‘You’re alright,’ I said.

I looked up at the closed curtains of the semi-detached and imagined a couple asleep and their dreams preparing them for the next day. I was happy to stay there and, if they woke and heard me, I was ready for an argument.

‘It’s just a horse and it’s just a bit of grass,’ I would say, ‘and I’m taking him home.’

But nobody came and the white horse and me stayed there for some time.  More cars passed but the white horse enjoyed feeding and being nourished.  If he noticed the cars, he did nothing.  Instead, we kept to a ritual that felt as if it might last forever, me feeding the white horse grass and him leaving powerful hot breath over my hands before snuggling against my chest.

‘You’re not to know,’ I said as I stroked the white mane with the grey spots, ‘but this brings back memories for me.   You’re not the first white horse that wanted to be friends.’

The white horse ate more grass.

‘I was a kid,’ I told the white horse, ‘and, instead of walking straight home from school one afternoon, I saw a horse behind the shops.  We had farmers’ fields close by.  I stopped and stroked the horse and fed it.  And like now, mate, I found it difficult to leave.’

I was surprised how well I remembered the incident.  I arrived at my grandparents so late that they called me an idiot in anger.  I thought that they might be right but I believed I had potential for something worthwhile yet unexceptional.

The garden was becoming short of grass so I caressed the white horse and let it rest his neck against my chest.  I put my face close to the nose of the white horse and took a photograph of the two of us.  I showed the photograph to the white horse and he snorted.

I thought about my wife asleep in her bed like everyone else and remembered again the first time I fed a horse and wasted time that everybody else thought essential.  It occurred to me that I might be able to walk the white horse home to a nearby stable.  The walk would be a couple of miles but I thought the white horse and me could make it because we trusted each other.  The time was very late, and I decided that I needed to tell my wife what I intended to do. I listened to the promise of every powerful but suppressed breath from the white horse and felt him scratch an itch against me.  I had the idea that perhaps the three of us could walk to the stable.  My wife could listen carefully to the breath of the white horse and feel the heat of not just the body of the white horse but also mine.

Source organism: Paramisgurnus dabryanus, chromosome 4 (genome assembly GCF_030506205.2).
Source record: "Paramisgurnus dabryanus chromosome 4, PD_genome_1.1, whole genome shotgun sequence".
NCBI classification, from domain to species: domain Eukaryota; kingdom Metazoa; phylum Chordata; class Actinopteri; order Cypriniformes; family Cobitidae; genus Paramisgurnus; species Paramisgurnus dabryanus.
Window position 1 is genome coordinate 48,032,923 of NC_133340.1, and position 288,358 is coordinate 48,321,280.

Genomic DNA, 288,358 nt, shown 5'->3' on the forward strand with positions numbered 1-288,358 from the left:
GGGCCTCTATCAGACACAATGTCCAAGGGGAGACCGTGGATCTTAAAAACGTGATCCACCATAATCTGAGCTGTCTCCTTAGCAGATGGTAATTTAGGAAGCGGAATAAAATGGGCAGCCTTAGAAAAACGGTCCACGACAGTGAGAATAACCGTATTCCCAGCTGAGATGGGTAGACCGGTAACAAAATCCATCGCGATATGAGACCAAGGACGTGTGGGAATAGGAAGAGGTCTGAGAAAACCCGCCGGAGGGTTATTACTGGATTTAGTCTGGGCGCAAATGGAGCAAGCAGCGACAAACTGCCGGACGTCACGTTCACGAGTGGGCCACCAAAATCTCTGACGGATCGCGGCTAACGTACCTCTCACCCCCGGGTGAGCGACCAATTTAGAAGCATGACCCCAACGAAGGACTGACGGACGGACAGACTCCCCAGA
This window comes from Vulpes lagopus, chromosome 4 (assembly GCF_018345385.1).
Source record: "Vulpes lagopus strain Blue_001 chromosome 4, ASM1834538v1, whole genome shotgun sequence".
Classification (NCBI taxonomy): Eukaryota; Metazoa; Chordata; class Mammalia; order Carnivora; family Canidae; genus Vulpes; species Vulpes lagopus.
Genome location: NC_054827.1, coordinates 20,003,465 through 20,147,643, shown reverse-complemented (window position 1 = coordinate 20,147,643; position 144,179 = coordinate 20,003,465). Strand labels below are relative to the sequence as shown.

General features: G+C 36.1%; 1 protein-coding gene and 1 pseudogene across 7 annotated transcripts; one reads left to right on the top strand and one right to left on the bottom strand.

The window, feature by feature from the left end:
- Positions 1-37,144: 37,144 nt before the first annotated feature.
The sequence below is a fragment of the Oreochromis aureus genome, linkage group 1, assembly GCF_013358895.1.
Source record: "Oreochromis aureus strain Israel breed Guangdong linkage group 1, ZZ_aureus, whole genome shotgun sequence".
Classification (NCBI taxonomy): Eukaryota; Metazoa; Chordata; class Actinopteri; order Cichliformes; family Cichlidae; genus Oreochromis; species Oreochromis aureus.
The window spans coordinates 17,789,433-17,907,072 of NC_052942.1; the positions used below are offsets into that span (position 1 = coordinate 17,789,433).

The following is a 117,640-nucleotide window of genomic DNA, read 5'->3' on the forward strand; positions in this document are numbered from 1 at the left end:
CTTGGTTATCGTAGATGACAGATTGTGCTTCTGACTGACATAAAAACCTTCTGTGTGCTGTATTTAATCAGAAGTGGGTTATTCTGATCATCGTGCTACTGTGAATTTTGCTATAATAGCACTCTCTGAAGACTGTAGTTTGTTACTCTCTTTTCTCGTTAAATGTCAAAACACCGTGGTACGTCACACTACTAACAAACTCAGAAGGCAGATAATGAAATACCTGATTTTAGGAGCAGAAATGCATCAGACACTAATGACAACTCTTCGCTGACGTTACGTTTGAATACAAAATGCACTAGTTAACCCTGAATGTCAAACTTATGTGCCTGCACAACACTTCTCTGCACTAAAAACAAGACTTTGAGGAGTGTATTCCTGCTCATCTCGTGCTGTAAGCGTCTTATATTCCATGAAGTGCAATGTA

The white horse and me left the semi-detached house and we walked to the turning into the estate where I lived.   I was nervous outside my house and I paused before entering.  The white horse waited by my side in the drive.  He was very patient and stood very still as if he knew what might happen next could be very important.   Although his breathing was quieter, his power and promise was not diminished.

I rang the bell and hoped. I waited for my wife to appear and, as anxiety stretched my stomach, I became aware that the power and promise of the white horse was something I shared, nothing rare but definitely important.

The light in the hall appeared and my wife opened the door.  I saw that she was angry, and at that moment the white horse disappeared from my side.  I heard his steps in the road behind me but when I turned to look there was no white horse to be seen.  I was, though, able to hear the sound of what had once been something fabulous running quickly into the darkness.